The Election Just Unleashed a New Hedonism Economy
Last week, voters in multiple states voted to legalize marijuana and sports gambling
Since the start of the Covid-19 lockdown, Americans have fallen hard for the sin industries — drinking harder, gambling more, and smoking more marijuana. But the election has made that streak clearer than ever: Five states — most of them red — legalized marijuana. Arizona, New Jersey, Mississippi, Montana, and South Dakota all passed pot measures, with all but Mississippi allowing recreational use. Oregon went even further, voting to allow the use of hallucinogenic psilocybin mushrooms for medical use.
And that’s not all. Three states also okayed various forms of online sports gambling. With approval by voters in Louisiana, Maryland, and South Dakota, online gambling stocks took off. DraftKings’ shares were up as much as 6.2%, and Penn National Gaming rose 6.1%. There was good reason: According to Morgan Stanley, online betting in the three states could be worth $537 million a year. And it will only mushroom from there.
No one knows to what degree the surge in consumer sin habits will stick once most people are vaccinated and out of lockdown. But for now, Americans are drinking 14% more than they did before Covid-19, according to a RAND study published in September. They are spending tens of millions more betting online on fantasy sports. In California, Gov. Gavin Newsom went so far as to declare pot merchandising an essential business during the pandemic.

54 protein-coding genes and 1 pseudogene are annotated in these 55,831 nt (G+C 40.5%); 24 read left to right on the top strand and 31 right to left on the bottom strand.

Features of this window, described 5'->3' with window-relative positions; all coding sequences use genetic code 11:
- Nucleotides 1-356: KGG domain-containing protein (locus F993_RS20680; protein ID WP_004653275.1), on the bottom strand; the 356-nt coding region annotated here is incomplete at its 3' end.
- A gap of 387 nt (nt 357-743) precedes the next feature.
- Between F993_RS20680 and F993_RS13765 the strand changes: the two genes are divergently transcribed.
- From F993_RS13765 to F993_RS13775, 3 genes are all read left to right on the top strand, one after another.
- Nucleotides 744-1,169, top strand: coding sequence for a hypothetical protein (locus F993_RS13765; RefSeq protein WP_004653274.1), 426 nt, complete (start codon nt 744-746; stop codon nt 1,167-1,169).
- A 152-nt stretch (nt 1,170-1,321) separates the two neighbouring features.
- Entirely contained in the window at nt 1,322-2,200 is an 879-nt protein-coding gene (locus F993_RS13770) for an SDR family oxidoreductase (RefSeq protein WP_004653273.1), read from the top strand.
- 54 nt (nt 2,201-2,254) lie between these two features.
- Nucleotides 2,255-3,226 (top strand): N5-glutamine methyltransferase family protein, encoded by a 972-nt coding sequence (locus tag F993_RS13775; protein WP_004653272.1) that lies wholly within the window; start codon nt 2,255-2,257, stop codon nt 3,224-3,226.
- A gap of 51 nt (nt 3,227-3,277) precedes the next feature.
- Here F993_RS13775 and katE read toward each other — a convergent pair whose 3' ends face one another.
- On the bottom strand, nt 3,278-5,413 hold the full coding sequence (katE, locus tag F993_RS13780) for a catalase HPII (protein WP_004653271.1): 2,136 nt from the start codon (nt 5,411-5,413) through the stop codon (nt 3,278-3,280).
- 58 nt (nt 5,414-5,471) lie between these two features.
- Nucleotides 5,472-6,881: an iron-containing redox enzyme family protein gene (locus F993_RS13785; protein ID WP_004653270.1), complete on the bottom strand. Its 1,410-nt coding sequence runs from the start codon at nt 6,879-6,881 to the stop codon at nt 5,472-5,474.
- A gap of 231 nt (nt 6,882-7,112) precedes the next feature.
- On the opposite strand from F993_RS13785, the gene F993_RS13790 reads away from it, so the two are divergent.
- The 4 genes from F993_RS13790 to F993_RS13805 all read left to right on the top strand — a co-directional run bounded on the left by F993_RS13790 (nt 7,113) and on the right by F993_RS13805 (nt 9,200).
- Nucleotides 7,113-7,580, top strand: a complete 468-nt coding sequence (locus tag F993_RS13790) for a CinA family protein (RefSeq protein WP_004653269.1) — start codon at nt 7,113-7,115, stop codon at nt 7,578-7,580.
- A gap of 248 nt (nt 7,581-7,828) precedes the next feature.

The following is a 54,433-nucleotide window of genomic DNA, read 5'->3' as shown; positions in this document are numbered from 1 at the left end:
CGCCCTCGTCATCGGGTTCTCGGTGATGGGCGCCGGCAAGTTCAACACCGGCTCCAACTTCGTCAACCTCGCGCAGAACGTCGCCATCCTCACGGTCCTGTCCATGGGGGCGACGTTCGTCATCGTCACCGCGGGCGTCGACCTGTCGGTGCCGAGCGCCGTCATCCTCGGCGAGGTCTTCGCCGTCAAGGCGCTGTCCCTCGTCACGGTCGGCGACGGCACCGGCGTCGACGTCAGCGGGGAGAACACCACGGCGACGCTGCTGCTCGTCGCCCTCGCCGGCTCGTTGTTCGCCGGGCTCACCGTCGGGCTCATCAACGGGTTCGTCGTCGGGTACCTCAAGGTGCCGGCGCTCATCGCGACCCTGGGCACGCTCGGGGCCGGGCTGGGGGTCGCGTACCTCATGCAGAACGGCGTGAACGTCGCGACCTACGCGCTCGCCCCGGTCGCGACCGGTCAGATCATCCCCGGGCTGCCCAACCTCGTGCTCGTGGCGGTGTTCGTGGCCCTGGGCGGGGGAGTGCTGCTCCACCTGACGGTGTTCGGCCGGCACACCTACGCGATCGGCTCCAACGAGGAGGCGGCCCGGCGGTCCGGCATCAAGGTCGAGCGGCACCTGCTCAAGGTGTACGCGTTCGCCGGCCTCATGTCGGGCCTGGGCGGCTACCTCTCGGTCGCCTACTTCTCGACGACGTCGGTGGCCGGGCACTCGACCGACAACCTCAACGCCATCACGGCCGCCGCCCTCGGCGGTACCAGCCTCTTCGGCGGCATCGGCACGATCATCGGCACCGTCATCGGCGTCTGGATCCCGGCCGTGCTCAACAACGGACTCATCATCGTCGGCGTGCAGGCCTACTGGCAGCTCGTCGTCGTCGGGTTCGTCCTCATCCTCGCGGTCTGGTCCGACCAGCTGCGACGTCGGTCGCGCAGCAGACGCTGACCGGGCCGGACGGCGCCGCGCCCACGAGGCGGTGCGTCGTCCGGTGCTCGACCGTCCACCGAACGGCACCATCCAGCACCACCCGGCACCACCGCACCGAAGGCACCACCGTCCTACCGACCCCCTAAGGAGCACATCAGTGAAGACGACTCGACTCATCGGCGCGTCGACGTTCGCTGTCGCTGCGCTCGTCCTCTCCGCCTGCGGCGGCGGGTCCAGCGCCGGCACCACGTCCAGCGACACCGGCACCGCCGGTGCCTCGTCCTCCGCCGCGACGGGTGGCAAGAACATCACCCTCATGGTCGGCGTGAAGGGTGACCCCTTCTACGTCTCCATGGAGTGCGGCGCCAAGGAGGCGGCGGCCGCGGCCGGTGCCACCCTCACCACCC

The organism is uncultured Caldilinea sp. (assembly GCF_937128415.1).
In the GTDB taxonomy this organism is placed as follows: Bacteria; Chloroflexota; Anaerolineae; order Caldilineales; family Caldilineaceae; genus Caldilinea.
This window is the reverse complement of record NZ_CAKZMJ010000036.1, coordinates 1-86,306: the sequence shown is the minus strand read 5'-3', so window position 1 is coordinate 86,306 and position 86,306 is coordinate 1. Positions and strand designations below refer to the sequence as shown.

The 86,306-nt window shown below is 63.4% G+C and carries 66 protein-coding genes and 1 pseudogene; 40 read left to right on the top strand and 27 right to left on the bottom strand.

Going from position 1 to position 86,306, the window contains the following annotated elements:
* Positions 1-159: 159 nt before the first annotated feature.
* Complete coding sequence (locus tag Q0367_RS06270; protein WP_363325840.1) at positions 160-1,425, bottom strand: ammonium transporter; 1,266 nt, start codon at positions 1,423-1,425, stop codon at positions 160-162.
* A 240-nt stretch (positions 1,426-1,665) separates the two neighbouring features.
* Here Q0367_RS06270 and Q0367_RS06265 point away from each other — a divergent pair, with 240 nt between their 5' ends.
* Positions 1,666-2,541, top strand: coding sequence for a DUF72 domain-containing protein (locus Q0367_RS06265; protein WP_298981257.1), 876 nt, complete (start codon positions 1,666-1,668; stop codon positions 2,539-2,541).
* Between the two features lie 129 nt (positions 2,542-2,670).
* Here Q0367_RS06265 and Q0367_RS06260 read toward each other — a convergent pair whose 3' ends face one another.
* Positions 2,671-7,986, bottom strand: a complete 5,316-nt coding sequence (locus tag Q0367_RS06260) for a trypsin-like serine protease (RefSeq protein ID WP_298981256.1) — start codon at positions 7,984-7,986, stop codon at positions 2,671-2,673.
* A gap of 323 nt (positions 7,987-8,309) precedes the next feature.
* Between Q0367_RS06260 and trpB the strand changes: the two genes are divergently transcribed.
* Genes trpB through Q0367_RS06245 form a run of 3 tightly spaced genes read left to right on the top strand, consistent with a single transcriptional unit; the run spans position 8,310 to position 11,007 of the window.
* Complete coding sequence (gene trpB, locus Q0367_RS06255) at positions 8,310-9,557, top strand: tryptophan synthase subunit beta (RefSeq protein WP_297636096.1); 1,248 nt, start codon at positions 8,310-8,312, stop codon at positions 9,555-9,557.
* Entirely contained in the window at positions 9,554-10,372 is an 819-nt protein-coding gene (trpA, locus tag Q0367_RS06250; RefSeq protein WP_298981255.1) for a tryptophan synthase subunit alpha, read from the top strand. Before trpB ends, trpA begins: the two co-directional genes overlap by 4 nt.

For now, letting loose is going hand in hand with the locked down economy, but you can see people itching to make up for lost time once they leave quarantine. The combined trend lines of laxer state laws and pent-up consumers suggest people are prepared to take bigger social and personal risks.
The long-awaited return to normal — already a far-fetched conceit after the economic and social shifts catalyzed by this crisis — could look a lot less “normal” and a lot more impulsive. When the bars and casinos fully reopen — those that actually survive — expect to see lines down the block. And the already-burgeoning cannabis industry, feverishly gathering steam across the past decade, might have just gotten the kick-start it needs to go fully mainstream.